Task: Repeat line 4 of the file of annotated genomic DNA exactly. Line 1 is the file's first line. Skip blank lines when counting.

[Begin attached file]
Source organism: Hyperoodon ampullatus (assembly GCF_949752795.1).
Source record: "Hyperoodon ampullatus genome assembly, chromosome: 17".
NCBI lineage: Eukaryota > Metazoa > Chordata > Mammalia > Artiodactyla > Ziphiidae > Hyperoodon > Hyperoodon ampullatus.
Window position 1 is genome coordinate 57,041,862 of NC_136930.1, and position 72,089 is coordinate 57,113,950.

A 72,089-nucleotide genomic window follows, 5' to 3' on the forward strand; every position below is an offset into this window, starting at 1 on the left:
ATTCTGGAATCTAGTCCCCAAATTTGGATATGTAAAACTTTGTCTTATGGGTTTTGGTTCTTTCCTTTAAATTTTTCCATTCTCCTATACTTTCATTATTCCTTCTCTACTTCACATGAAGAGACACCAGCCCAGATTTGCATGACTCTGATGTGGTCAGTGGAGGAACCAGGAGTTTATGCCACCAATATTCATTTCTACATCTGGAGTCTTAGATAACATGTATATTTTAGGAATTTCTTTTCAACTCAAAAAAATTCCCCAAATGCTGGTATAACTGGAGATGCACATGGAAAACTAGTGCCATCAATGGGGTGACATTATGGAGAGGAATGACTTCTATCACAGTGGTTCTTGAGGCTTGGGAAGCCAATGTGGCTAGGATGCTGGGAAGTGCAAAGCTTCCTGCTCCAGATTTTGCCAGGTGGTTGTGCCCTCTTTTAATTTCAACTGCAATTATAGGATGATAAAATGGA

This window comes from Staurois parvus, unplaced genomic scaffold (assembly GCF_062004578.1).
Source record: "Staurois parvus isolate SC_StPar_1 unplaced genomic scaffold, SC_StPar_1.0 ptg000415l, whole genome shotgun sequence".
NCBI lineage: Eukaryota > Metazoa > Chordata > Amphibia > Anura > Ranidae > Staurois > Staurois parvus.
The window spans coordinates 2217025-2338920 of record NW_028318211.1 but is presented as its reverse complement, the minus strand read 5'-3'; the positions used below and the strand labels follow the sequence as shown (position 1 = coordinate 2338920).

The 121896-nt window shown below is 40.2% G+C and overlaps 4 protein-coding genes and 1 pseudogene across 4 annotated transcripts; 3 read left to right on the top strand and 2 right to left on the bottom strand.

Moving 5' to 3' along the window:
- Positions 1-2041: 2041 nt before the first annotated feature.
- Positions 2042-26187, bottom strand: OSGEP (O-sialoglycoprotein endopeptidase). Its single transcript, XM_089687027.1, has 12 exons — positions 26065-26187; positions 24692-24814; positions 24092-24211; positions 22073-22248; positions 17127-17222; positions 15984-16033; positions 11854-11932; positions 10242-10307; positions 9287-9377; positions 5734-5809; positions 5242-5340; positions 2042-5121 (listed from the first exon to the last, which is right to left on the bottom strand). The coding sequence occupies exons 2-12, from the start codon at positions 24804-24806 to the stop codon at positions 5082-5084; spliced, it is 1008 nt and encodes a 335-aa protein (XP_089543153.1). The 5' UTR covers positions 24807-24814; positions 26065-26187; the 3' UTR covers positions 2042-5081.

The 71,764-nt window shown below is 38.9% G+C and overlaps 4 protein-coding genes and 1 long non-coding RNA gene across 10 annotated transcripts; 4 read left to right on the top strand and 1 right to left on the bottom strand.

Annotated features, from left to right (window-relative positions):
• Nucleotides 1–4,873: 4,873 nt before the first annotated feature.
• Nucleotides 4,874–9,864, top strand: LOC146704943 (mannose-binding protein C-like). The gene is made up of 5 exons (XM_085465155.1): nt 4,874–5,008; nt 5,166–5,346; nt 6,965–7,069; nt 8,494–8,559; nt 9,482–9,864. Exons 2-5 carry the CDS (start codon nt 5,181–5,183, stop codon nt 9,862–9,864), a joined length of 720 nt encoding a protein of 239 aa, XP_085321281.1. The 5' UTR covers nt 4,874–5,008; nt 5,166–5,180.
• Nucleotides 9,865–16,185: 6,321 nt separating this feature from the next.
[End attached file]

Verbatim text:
Window position 1 is genome coordinate 57,041,862 of NC_136930.1, and position 72,089 is coordinate 57,113,950.